Revenue Department officials reminded homeowners last week that just because their property values went up in their assessment notices, that doesn't necessarily mean their property taxes are going up.
The value of a home and the land it's on is just one factor in calculating property taxes. Another key factor is the mill levy for the specific area where people live. These vary widely but include statewide mills to fund schools and part of the university system budget, along with local mills for city and county governments and schools. There also can be levies for special districts.
Other important factors are the changes made by the 2003 Legislature in Senate Bill 461, by Sen. Bob Story, R-Park City, that are intended to take the bite out of higher property values for many taxpayers when calculating property taxes.
Under the new law, the higher values from the new reappraisal, compared with the current values, will be phased in over six years by one-sixth, or 16.66 percent, each year. So an additional 16.66 percent of the new value will be added to the current-year value each year for six years until the new value is fully phased in.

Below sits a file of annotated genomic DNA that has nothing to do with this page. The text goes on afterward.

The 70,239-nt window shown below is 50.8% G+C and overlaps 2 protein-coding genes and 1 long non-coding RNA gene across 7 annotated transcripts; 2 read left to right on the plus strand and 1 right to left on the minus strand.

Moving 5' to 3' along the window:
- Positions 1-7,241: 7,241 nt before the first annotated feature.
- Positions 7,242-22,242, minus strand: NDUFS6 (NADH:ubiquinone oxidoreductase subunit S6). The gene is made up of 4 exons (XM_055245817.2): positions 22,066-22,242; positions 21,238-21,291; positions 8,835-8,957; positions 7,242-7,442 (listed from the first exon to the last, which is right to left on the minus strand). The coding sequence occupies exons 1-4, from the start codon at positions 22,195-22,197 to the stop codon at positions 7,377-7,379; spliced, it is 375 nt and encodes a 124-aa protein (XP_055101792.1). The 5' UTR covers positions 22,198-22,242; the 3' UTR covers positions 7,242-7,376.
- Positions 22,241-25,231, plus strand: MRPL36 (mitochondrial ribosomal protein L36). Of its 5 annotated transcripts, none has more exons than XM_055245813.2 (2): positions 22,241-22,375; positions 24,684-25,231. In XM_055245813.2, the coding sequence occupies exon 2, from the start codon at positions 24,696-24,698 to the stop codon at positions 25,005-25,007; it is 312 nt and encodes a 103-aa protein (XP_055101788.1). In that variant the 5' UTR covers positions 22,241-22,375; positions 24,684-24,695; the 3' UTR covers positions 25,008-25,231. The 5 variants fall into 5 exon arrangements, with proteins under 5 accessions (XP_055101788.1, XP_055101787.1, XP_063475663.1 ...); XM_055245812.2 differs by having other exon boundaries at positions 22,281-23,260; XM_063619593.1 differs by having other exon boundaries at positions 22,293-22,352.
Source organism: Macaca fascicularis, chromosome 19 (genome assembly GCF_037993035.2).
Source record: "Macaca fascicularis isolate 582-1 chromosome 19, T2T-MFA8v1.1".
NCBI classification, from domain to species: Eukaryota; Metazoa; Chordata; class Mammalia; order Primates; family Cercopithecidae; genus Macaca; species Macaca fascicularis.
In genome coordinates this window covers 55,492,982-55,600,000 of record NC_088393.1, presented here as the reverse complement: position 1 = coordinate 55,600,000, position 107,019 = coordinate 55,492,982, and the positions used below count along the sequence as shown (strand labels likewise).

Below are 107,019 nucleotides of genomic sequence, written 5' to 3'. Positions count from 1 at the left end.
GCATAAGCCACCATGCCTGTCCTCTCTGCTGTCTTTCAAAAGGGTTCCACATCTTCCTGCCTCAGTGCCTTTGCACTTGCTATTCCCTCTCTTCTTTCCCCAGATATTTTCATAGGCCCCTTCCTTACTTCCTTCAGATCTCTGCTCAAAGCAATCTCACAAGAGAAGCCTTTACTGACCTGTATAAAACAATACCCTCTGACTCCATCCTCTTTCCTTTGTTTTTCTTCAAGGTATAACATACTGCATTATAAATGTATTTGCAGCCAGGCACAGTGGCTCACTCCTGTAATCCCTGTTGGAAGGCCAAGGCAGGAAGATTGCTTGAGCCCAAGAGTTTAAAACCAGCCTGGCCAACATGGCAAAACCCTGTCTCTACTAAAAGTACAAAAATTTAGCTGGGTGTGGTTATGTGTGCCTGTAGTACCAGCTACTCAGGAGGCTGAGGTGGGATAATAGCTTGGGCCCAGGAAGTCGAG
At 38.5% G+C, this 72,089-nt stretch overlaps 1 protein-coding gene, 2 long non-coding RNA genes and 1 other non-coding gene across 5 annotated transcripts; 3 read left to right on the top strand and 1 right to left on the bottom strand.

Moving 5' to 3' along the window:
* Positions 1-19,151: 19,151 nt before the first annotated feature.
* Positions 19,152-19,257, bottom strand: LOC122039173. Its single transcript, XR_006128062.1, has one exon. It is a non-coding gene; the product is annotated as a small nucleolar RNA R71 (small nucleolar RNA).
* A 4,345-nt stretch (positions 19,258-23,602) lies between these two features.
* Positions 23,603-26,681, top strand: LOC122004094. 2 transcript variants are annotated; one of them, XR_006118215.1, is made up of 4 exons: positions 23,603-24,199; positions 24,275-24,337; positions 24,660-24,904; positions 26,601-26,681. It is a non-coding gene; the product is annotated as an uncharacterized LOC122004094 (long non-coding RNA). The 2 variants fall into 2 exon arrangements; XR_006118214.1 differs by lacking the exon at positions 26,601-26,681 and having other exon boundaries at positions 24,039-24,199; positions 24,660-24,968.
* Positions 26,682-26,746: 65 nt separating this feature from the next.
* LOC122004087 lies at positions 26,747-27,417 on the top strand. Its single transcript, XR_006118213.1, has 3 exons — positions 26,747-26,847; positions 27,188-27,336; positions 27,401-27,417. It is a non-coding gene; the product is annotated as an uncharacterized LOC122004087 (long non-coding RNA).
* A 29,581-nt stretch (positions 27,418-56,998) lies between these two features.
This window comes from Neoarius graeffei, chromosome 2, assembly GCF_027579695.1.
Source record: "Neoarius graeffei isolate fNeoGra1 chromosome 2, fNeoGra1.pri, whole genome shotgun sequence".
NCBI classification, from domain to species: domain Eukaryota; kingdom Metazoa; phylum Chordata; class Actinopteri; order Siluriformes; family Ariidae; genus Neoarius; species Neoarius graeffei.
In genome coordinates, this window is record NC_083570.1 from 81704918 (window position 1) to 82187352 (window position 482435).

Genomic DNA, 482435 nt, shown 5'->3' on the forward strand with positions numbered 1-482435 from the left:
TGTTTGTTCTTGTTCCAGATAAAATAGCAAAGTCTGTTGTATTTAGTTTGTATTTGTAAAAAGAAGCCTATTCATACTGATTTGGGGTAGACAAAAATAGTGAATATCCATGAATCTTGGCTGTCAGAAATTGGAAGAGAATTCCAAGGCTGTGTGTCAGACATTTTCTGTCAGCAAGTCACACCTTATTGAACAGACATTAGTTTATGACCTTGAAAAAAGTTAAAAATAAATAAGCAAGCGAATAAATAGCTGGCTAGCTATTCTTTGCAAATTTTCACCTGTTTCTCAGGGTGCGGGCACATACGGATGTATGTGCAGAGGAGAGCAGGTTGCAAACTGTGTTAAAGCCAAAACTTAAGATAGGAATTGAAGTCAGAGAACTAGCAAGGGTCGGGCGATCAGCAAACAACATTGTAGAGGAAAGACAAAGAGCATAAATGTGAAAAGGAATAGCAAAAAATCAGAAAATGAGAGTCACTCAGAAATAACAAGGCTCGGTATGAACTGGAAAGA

Another adjustment aimed at holding down higher taxes is the homestead exemption. The 2003 law gives all residential properties a 31 percent exemption for tax year 2003 so that only 69 percent of the value of the property is taxed. This exemption increases in each of the five years until peaking at 34 percent in tax year 2008 so that only 66 percent of the value is taxed.
The 2003 law also provides for reducing the property tax rate charged homeowners to hold down higher taxes from higher property values. This rate will drop each year, going from the current 3.46 percent to 3.01 percent in 2008.
Without these adjustments, local governments, public schools and the university system would gain large windfalls in property tax revenue. Similar adjustments took place over the past six years to reduce tax rates and increase the exemption as the new values are phased in. Other adjustments were made in previous reappraisal cycles.
If property values went down in the 2003 reappraisal, the new lower values must be put fully into place immediately, starting with the 2003 property taxes, the first half of which are due Nov. 30.